My virgin plane trip. My first time asking ‘donde esta le cerveza?’. My first time being cat-called by what can only be described as squirrel noises from local men. My first time having chickens run around at my feet while brushing my teeth. I view my time in Costa Rica as the pre-cursor to my nomad life. Albeit it was an organised school trip, it at least placed the matches beside the fire to light my travel ‘career’.
Way the frig back in 2002, my pimple-faced, prissy, materialistic sixteen year-old self jetted off to Costa Rica for two weeks with my high school Geoventure class. Geoventure, for those of you located outside of the Belleville, Ontario region, was a full one semester course designed to enlighten high school shit heads about the real world; to make us appreciate what we had in Canada, our parents, the dishwasher, toilets that flush, and all joking aside make us globally-aware. We learnt heaps about environmentalism, sustainability, multiculturalism, geography, and ourselves. Those five months were very much a defining time in my life; I truly changed as a person and can proudly and cheesily say that.
During the semester our class went on five big excursions: hiking in the Adirondacks, cycling across Southern Ontario, canoe and portaging through Algonquin Park, volunteering in Costa Rica, and winter camping in -35 (CELCIUS!!) weather in Ontario. In igloos. I really don’t know how much more Canadian it gets.
As challenging as the course was mentally as well as physically, I adored each and every minute. Although I never did learn to count past ten in Spanish, nor did I survive a full night sleeping in that literal ice box, I tip my hat to my then teacher (Gayle Miller) and my classmates who I shared those travel experiences with. Lots of friendships formed and memories created.
Unsurprisingly, our jaunt in Costa Rica with Canada World Youth was the highlight of the semester. We assumed we would be going on a tropical holiday, complete with beach bronzing sessions and horseback riding. As the trip was for educational and charity purposes, it panned out a bit differently. Instead of surfing on the renowned Costa Rican lines or relaxing in a hammock, we helped build a trail in a national park and spent nine days in a home-stay way in the middle of butt-fuck-nowhere.
Our time in civilisation was limited, but there’s one thing that constantly reminds me of my time in Costa Rica when I travel, and that is the beauty and mystery of touching down into a brand new place at night (which we did into San José). I loved opening the windows of our youth hostel the next morning and seeing the landscape for the first time. It’s mad how different a place can look from dusk to dawn, and to this day I am still in awe of some of the sights I see when I crack open those blinds for the very first time. World = awesome. Sun = yay.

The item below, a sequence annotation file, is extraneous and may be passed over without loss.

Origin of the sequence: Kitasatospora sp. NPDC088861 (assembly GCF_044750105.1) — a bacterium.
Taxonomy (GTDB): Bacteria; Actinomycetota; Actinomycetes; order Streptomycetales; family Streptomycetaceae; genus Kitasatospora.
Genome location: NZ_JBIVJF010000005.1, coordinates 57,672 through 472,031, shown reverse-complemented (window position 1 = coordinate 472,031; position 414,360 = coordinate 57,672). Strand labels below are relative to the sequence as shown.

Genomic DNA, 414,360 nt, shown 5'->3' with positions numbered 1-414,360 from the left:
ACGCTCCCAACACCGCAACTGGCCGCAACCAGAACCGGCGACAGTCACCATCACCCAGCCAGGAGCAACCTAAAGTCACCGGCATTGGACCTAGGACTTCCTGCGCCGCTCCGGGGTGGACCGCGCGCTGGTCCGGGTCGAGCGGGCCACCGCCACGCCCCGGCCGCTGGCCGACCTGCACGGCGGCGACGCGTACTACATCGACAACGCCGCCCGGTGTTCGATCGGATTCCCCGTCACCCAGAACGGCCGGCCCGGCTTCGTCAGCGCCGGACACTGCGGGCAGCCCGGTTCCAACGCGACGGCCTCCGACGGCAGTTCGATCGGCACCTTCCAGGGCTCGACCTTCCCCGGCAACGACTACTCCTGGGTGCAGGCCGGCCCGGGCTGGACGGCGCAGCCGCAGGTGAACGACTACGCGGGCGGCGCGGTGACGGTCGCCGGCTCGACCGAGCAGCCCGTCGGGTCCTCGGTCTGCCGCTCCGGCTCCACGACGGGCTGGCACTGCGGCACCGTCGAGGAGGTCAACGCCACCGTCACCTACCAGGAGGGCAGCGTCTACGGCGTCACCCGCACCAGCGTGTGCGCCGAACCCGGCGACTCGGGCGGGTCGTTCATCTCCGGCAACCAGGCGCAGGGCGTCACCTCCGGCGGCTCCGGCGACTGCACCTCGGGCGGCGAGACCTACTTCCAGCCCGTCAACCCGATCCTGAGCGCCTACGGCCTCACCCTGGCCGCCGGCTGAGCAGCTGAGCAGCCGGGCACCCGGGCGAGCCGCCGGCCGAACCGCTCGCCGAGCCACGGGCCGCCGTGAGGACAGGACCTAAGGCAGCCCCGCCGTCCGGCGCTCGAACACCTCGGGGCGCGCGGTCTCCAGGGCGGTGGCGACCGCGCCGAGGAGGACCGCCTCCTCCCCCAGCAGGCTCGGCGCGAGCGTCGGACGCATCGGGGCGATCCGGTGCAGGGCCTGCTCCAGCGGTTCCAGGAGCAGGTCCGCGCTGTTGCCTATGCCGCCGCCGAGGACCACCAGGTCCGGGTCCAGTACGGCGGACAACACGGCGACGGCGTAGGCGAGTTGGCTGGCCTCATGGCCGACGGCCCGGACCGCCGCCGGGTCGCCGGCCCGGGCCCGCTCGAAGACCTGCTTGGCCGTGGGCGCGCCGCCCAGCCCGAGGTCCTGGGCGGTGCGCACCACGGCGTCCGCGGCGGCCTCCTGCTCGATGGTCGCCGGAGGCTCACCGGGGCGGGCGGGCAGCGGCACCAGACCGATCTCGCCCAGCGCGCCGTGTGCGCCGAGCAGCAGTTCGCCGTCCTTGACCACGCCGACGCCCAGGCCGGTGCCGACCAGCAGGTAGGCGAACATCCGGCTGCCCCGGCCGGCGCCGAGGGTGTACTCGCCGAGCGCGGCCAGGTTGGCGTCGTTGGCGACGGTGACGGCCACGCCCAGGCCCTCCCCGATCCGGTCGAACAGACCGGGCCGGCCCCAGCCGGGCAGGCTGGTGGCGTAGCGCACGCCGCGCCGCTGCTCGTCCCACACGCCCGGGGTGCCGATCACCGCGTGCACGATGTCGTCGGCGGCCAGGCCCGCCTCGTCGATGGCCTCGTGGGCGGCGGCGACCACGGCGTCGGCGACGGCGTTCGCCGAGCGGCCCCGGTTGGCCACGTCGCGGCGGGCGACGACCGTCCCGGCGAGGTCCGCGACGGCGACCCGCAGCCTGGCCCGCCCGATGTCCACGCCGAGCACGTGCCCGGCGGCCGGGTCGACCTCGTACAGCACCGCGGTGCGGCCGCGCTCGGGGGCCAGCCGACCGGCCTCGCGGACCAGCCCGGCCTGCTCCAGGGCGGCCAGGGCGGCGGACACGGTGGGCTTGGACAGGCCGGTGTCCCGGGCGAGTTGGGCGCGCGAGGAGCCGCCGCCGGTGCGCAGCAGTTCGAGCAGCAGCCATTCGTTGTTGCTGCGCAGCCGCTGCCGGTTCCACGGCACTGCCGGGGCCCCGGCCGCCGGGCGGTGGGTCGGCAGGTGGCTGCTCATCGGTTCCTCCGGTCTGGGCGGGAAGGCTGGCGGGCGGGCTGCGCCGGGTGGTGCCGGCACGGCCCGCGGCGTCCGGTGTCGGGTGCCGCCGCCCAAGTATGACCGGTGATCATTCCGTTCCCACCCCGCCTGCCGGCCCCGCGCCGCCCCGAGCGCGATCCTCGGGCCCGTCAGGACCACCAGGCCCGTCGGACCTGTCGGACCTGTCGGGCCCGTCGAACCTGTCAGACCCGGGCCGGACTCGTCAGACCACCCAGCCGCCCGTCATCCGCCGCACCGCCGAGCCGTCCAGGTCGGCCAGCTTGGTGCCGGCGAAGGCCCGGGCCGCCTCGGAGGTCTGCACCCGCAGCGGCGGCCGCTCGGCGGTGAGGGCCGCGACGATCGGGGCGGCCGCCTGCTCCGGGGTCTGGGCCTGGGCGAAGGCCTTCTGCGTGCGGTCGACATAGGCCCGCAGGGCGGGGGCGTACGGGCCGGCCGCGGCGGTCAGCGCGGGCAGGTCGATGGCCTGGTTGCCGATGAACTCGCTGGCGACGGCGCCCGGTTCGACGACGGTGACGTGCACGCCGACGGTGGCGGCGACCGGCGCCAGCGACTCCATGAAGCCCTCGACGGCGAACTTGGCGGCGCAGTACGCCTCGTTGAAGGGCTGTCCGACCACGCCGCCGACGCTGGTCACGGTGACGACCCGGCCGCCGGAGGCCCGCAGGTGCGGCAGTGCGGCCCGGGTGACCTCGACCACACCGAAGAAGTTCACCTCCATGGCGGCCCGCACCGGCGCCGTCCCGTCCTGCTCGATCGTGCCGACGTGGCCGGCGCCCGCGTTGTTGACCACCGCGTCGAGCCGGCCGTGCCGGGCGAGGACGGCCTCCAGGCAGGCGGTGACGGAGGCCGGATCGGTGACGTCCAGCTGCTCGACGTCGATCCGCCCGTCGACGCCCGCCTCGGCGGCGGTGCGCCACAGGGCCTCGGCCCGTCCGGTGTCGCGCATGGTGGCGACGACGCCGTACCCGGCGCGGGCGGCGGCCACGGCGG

Costa Rica was a lot of firsts for me, each of varying degrees of importance and relevance. But it is the place where I started my world sand/soil collection. Whoulda thunk a Coke bottle full of black volcanic ash sand would turn into a collector’s item!
So I want to bring some sort of organised chaos to my blog, and have decided that for each place I will provide ‘The Tips’; little tidbits you may find useful, or may not. No love lost. But for the older adventures (I was in Costa Rica 14 years ago…wow…that just sunk in…damn I’m old) ‘The Tips’ are going to be noticeably vague. And unless someone has some magical machine that will bring back all those precious brain cells I have lost partying a long the way (please PM me), that’s just the reality of the situation.
- Learn Spanish. This is an obvious one, but any country you go to whose native tongue is not English (or your own), make a concerted effort to at least learn the basics in their language. It’s a dick move if you don’t. Locals may giggle at your piss poor attempts to converse with them, but nine times out of ten they will be grateful you at least tried. It’s a nice gesture.
- Mosquito nets are your friend and aren’t just for mosquitos. There are other creepy crawlies on the loose in Costa Rica (I would know as I nearly stepped on a scorpion with my bare feet), so don’t be too proud to sleep under one, or wear shoes for that matter. Most accommodations will have nets already, so happy days. The necessity of them really will vary depending on which time of year you visit (dry vs. wet season).
- Mosquito repellant, however, is super important. Don’t ask questions, just pack it.
- Do a canopy tour. But try to avoid breaking your leg while doing one. A girl from our class neglected to lift her legs up when approaching the platform on the zip line, and going pretty fast you can put two and two together of what happened. Being in the middle of the jungle, she had to go down another few zip lines with a broken leg. And then get carried out of the jungle by the lucky lads in the group.
- I hope you like rice and beans!! If you want to experience Costa Rica like a local, you will inevitably eat rice and beans for most meals. Chow down! Your tummy and ass hole will thank you.
- Plantains are not bananas. Nor do they taste like them. Do your homework and know the difference. I didn’t and it resulted in some sad taste buds.
- Pura Vida is the national expression and mantra of Costa Ricans, and it literally translates to ‘pure life’. The true meaning is deep like the ocean though, and encourages humans to appreciate what they have and take pleasure in the simple things; there is always someone who is in a less fortunate situation than yourself so relax, enjoy, and take it all in – slowly. If you start your visit to Costa Rica (or anywhere) with this mentality, it is impossible to have a bad time.